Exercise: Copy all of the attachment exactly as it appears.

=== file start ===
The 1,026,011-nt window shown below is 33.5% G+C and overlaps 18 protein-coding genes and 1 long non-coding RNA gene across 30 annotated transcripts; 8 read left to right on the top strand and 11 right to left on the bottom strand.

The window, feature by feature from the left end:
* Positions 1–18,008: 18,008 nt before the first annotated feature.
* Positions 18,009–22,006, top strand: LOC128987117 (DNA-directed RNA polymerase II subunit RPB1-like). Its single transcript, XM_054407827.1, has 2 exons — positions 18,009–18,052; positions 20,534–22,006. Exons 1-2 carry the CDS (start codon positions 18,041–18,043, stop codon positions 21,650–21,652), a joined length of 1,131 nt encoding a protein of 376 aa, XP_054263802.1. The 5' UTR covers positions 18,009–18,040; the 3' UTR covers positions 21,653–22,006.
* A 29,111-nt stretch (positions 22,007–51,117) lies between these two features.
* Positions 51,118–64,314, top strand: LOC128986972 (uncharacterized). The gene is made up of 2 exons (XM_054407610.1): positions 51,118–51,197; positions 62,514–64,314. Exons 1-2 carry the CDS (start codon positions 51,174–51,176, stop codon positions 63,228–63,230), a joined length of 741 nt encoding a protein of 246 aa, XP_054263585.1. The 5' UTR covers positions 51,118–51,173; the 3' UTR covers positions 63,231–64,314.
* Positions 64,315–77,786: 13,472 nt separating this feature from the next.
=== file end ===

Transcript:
The 1,026,011-nt window shown below is 33.5% G+C and overlaps 18 protein-coding genes and 1 long non-coding RNA gene across 30 annotated transcripts; 8 read left to right on the top strand and 11 right to left on the bottom strand.

The window, feature by feature from the left end:
* Positions 1–18,008: 18,008 nt before the first annotated feature.
* Positions 18,009–22,006, top strand: LOC128987117 (DNA-directed RNA polymerase II subunit RPB1-like). Its single transcript, XM_054407827.1, has 2 exons — positions 18,009–18,052; positions 20,534–22,006. Exons 1-2 carry the CDS (start codon positions 18,041–18,043, stop codon positions 21,650–21,652), a joined length of 1,131 nt encoding a protein of 376 aa, XP_054263802.1. The 5' UTR covers positions 18,009–18,040; the 3' UTR covers positions 21,653–22,006.
* A 29,111-nt stretch (positions 22,007–51,117) lies between these two features.
* Positions 51,118–64,314, top strand: LOC128986972 (uncharacterized). The gene is made up of 2 exons (XM_054407610.1): positions 51,118–51,197; positions 62,514–64,314. Exons 1-2 carry the CDS (start codon positions 51,174–51,176, stop codon positions 63,228–63,230), a joined length of 741 nt encoding a protein of 246 aa, XP_054263585.1. The 5' UTR covers positions 51,118–51,173; the 3' UTR covers positions 63,231–64,314.
* Positions 64,315–77,786: 13,472 nt separating this feature from the next.